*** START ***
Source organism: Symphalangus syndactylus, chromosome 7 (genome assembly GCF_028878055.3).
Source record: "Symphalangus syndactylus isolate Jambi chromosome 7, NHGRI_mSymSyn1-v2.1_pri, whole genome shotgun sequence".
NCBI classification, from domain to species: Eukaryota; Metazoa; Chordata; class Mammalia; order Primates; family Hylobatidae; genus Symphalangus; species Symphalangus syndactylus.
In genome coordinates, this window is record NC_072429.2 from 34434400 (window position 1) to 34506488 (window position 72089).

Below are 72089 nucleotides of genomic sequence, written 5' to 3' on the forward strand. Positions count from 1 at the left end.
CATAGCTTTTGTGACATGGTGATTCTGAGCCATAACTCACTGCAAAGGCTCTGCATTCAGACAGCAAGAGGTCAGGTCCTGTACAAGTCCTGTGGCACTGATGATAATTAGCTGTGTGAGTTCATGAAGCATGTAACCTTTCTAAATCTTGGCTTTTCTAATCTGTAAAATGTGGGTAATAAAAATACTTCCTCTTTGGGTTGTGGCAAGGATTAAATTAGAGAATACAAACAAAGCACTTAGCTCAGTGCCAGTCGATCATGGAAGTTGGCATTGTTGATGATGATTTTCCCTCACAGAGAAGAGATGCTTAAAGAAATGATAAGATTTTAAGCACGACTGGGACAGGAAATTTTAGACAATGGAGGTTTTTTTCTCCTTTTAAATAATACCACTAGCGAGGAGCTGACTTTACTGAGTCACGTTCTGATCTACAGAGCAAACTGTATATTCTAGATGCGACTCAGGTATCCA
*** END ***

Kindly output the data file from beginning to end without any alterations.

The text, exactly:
Source organism: Symphalangus syndactylus, chromosome 7 (genome assembly GCF_028878055.3).
Source record: "Symphalangus syndactylus isolate Jambi chromosome 7, NHGRI_mSymSyn1-v2.1_pri, whole genome shotgun sequence".
NCBI classification, from domain to species: Eukaryota; Metazoa; Chordata; class Mammalia; order Primates; family Hylobatidae; genus Symphalangus; species Symphalangus syndactylus.
In genome coordinates, this window is record NC_072429.2 from 34434400 (window position 1) to 34506488 (window position 72089).

Below are 72089 nucleotides of genomic sequence, written 5' to 3' on the forward strand. Positions count from 1 at the left end.
CATAGCTTTTGTGACATGGTGATTCTGAGCCATAACTCACTGCAAAGGCTCTGCATTCAGACAGCAAGAGGTCAGGTCCTGTACAAGTCCTGTGGCACTGATGATAATTAGCTGTGTGAGTTCATGAAGCATGTAACCTTTCTAAATCTTGGCTTTTCTAATCTGTAAAATGTGGGTAATAAAAATACTTCCTCTTTGGGTTGTGGCAAGGATTAAATTAGAGAATACAAACAAAGCACTTAGCTCAGTGCCAGTCGATCATGGAAGTTGGCATTGTTGATGATGATTTTCCCTCACAGAGAAGAGATGCTTAAAGAAATGATAAGATTTTAAGCACGACTGGGACAGGAAATTTTAGACAATGGAGGTTTTTTTCTCCTTTTAAATAATACCACTAGCGAGGAGCTGACTTTACTGAGTCACGTTCTGATCTACAGAGCAAACTGTATATTCTAGATGCGACTCAGGTATCCA